Nambu World: Type 14 Holster-JMCH II
Type 14 leather holsters didnft have the firing pin slot at first. It wasnft until they realized the firing pins were prone to breakage and started issuing a spare one with each pistol that this feature was added in the early 1930s. This one is in excellent condition, though a bit dark. The markings on the inside of the clamshell are also not very clear, though the strap rings have interesting marks (see below). It looks very similar to the variation that replaced it except for not having the firing pin pouch.
Here is the back. The strap rings are made of brass and are fairly square. Earlier ones on the Types I and I-A were oval.
Here it is with the clamshell open.
This is a close-up of the ammo pouch, which held two, 15-round boxes of ammunition. Note that there is no slot for a spare firing pin to the right of the pouch as in later variations.
Here is a side-by-side comparison of two early Type 14 leather holsters. The one on the left is the one shown here, with no firing pin slot. The one on the right is the version with the slot to the right of the ammo pouch.
Here is a close-up of the markings. They are very faint, but in the middle you can make out the gstack-of-four-cannonballs-viewed-from-the-toph marking (it looks a little like a cloverleaf). This was used by Tokyo Arsenal until 1935 and Kokura Arsenal thereafter. The next clearest marking is the Japanese character for ten just below and to the left of that. It looks like a gplus signh. There is some other marking to the right of the arsenal marking that could be a katakana ghoh on its side (top towards the left). This would make sense since there are similar inspection markings on the strap rings, but I just canft make it out quite clearly enough to be 100% certain. There also something in pencil below this (closer to the hinge; not shown in this photo), but it is too faint to make out. The markings are a bit of a mystery to me. The ten would normally refer to Showa 10, or 1935, but I think that is too late for a holster without a firing pin/striker slot. I will keep looking at this in different light and maybe with enlargement to see what I can decipher.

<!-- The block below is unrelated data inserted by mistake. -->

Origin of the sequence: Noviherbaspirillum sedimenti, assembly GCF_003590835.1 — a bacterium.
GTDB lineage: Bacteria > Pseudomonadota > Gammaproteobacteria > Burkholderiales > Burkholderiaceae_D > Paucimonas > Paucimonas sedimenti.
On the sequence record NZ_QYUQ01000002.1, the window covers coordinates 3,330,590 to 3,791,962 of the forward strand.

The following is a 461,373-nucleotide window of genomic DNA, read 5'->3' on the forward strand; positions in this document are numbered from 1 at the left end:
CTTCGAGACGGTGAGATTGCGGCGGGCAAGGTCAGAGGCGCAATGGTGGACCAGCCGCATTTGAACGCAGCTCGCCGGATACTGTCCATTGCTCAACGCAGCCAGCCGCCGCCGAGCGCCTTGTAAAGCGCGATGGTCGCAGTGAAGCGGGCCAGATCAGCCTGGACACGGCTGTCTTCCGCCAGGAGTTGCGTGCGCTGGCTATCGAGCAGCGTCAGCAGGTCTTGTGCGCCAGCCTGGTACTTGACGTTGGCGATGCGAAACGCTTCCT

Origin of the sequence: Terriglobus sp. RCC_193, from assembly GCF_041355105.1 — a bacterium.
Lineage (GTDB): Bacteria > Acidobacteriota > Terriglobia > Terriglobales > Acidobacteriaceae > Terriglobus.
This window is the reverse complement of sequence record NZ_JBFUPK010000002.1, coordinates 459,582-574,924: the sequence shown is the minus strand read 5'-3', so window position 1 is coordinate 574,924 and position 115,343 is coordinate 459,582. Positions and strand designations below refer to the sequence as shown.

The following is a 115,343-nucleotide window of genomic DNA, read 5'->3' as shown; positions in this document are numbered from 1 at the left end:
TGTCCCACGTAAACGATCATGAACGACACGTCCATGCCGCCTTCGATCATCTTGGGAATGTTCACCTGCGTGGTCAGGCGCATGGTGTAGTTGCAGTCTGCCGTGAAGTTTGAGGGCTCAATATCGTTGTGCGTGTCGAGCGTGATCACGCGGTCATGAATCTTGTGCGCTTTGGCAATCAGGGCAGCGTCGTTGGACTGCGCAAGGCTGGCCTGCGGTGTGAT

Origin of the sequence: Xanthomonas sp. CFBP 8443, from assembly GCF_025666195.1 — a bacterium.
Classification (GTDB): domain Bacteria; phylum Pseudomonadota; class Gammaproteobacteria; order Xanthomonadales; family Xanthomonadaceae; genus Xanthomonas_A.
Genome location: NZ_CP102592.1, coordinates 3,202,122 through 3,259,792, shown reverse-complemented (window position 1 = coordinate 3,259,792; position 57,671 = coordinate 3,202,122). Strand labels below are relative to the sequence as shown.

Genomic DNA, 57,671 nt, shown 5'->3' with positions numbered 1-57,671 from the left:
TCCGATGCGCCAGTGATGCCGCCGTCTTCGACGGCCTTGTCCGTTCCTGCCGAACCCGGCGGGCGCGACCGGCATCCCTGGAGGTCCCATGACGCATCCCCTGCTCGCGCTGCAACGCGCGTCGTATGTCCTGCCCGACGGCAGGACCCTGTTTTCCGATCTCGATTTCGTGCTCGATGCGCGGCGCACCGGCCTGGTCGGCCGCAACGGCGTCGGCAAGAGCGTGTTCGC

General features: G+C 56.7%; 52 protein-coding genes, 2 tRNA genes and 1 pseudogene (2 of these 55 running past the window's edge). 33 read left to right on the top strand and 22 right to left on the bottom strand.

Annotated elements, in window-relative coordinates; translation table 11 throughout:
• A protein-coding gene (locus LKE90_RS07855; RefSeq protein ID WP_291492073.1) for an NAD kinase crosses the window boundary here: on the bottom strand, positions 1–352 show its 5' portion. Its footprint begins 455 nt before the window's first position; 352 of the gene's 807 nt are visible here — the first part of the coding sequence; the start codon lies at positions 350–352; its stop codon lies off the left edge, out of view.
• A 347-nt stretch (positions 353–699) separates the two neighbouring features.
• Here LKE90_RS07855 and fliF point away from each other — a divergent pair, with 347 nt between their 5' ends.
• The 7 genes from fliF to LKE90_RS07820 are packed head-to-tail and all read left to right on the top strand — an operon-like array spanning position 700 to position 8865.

Much clearer are the markings on the strap rings. Both rings have what appears to be a small inspectorfs marking. On the right ring (when viewed from the back), the marking is on the outward-facing side. Here the top of the marking is to the right of the photo.
On the left ring it is on the inward-facing side (the side that would be towards the wearerfs body). Again, the top of the marking is to the right of the photo.
Although the markings are small, they are clearly a katakana ghoh. This ghoh mark looks like the print-out below. Katakana are one of the two sets of phonetic symbols the Japanese use in addition to kanji (Chinese characters) to write their language. Katakana were often used for small markings, presumably because they are simpler to stamp than the more cursive hiragana.
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Last updated: June 27, 2006. All contents are copyright Teri unless otherwise specified and may not be used elsewhere in any form without prior permission.